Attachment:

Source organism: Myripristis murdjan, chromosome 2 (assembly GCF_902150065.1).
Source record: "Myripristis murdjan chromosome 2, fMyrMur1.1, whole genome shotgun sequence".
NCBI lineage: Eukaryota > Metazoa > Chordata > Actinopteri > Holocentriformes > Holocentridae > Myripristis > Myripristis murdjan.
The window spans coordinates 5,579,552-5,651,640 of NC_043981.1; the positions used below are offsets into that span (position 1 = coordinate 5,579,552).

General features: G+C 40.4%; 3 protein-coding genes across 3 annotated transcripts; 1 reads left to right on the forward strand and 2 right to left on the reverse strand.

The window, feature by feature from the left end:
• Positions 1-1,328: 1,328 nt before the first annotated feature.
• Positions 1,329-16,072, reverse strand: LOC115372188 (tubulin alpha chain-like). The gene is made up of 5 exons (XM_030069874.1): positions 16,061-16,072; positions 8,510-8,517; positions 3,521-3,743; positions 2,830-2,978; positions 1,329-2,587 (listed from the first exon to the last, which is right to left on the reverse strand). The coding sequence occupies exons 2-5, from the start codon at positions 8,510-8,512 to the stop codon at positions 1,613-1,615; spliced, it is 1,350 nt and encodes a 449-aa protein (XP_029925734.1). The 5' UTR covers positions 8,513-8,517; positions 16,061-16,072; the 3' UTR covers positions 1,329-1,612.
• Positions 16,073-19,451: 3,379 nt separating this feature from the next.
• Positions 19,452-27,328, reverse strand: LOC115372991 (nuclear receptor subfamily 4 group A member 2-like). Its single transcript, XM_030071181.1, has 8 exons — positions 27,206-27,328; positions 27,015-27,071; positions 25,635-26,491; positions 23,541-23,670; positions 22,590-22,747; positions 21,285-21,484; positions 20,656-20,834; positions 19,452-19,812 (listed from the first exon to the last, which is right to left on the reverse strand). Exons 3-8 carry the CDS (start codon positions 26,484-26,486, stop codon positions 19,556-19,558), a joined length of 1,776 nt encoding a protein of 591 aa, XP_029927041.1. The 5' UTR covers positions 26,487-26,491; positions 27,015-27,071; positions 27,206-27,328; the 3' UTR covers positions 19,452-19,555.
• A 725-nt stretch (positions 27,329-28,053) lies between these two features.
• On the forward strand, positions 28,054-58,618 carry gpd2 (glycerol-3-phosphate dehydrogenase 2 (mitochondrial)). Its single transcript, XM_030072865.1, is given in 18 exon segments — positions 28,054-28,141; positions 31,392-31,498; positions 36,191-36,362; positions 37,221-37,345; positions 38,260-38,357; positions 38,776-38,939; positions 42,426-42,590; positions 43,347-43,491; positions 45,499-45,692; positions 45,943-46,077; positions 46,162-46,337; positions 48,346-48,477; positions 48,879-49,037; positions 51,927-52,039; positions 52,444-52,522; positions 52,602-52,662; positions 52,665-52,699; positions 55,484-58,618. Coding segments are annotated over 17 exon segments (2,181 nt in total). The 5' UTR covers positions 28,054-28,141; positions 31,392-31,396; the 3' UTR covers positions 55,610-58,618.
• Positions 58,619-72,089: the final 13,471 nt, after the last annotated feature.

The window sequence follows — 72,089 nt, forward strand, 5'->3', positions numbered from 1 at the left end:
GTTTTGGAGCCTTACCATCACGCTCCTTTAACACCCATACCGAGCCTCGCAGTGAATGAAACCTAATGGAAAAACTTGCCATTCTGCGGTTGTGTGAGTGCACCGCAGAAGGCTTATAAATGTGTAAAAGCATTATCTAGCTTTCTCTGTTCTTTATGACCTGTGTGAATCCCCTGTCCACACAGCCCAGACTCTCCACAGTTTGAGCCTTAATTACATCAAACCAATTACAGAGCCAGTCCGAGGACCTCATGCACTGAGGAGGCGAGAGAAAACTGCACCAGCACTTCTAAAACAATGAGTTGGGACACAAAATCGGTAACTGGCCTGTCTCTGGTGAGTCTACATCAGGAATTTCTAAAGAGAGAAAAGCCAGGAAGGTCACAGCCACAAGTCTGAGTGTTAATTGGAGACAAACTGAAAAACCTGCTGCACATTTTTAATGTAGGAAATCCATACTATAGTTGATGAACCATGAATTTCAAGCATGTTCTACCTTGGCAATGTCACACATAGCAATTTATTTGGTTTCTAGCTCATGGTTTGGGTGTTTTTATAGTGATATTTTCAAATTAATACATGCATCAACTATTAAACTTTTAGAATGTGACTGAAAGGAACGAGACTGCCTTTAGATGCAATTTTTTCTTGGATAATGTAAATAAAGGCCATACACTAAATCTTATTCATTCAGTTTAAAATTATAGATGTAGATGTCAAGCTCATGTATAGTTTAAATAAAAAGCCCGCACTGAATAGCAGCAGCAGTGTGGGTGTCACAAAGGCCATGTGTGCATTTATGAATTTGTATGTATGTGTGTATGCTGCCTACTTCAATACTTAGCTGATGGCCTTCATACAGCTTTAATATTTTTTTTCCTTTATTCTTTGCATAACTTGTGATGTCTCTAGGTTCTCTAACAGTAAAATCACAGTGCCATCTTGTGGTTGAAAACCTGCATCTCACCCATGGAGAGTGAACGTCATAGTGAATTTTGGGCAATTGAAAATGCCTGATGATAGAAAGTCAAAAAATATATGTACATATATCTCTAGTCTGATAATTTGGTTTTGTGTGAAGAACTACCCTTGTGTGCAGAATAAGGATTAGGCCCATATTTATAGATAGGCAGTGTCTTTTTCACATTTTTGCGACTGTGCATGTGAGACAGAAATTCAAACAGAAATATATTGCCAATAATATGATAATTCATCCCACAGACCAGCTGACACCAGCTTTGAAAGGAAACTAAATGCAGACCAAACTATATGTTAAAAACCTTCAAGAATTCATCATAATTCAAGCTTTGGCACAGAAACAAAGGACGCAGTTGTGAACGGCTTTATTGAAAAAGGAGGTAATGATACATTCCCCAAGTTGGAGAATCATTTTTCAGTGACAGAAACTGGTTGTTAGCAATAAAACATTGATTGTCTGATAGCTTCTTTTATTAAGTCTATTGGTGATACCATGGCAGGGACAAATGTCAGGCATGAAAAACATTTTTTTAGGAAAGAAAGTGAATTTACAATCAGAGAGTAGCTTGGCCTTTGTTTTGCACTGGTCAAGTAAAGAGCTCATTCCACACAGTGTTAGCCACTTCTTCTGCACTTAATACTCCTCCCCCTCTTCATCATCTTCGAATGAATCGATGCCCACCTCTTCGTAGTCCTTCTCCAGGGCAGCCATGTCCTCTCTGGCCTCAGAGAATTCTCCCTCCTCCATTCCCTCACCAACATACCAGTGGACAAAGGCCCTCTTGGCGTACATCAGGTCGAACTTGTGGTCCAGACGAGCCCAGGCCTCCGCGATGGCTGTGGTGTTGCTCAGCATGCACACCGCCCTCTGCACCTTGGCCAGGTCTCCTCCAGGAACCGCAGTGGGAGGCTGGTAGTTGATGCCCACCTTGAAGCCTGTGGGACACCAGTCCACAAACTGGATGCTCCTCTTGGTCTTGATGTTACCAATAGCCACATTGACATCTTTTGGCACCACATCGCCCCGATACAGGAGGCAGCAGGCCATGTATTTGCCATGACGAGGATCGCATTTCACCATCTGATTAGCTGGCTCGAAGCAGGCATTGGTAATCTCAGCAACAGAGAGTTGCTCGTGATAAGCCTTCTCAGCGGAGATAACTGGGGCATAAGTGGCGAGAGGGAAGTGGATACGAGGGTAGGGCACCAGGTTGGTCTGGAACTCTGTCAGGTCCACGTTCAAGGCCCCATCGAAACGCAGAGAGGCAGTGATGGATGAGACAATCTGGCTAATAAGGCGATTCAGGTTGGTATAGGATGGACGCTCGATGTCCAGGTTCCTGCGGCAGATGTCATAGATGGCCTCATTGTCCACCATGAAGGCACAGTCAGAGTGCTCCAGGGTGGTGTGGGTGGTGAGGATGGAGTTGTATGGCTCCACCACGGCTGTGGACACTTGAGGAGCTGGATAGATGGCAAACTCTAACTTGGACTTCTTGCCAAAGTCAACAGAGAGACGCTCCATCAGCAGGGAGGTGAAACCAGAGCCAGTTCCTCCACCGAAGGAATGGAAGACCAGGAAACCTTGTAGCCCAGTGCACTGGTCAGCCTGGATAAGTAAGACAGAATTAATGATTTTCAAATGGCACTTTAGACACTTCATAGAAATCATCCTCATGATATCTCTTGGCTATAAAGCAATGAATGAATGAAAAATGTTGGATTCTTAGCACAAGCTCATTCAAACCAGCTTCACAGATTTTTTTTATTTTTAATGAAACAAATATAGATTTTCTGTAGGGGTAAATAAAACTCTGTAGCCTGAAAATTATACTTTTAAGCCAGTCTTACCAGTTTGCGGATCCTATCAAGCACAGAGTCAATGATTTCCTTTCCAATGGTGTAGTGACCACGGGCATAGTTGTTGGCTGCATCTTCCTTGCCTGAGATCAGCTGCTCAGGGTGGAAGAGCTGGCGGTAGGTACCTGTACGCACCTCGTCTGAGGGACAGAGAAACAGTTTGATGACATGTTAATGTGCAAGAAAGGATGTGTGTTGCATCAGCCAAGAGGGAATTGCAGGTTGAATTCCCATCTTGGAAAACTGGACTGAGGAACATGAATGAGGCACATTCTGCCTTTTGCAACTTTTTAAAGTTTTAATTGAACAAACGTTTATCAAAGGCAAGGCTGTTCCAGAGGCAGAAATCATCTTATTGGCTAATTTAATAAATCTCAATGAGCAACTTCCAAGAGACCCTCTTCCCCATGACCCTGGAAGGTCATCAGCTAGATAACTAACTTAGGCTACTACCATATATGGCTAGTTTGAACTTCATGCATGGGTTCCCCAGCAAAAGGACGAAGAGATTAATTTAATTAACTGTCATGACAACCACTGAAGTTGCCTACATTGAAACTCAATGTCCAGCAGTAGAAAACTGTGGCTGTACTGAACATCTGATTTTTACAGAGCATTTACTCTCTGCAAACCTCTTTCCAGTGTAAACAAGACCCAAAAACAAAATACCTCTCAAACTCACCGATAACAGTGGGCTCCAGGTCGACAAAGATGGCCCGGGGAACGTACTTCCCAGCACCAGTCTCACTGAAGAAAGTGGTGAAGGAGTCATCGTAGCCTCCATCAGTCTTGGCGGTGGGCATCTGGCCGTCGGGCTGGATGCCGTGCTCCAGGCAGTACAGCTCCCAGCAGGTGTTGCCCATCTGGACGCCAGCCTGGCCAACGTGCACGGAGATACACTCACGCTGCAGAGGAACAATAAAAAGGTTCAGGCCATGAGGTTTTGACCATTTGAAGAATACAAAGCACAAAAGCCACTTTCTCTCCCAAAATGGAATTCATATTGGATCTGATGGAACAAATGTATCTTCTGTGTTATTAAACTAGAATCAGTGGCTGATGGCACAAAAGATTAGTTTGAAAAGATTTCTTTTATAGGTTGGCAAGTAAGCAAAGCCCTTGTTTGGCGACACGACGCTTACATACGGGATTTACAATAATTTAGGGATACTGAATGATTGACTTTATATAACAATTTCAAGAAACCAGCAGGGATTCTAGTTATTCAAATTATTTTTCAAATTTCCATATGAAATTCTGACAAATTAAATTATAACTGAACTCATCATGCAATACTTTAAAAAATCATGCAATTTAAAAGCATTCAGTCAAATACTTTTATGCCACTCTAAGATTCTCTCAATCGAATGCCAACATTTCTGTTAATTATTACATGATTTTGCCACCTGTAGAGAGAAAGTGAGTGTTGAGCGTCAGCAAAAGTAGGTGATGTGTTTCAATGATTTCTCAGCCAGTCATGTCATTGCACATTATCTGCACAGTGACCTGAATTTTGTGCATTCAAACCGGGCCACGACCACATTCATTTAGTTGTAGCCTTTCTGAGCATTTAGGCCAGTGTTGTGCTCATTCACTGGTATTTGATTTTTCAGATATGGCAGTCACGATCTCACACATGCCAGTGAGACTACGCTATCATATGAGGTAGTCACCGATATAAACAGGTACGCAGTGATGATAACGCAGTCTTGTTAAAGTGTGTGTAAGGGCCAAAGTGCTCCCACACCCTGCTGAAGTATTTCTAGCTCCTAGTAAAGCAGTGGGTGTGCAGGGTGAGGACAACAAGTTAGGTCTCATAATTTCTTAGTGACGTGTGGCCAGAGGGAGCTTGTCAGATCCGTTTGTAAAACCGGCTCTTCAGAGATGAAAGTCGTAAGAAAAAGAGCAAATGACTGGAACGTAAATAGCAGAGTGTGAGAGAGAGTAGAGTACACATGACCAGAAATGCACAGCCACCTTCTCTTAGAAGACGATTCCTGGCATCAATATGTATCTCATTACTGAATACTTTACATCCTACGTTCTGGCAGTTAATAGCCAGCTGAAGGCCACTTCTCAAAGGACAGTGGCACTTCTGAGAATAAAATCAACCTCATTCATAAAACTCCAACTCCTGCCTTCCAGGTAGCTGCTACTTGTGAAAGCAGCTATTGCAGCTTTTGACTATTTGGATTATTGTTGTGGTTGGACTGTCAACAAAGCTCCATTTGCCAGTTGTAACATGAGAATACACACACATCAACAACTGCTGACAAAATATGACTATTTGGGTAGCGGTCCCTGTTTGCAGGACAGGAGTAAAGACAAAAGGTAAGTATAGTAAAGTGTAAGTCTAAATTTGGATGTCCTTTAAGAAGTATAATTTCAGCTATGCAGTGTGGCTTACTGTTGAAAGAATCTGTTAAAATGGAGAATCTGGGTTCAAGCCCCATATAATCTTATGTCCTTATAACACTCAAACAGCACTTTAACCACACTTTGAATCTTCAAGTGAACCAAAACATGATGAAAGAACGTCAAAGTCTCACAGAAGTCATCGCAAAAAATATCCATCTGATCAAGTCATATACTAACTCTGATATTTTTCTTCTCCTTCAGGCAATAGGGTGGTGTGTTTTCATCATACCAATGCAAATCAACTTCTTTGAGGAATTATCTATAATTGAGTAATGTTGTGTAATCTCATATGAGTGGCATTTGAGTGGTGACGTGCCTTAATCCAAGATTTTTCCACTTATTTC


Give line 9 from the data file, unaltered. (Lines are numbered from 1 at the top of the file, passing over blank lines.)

• Positions 16,073-19,451: 3,379 nt separating this feature from the next.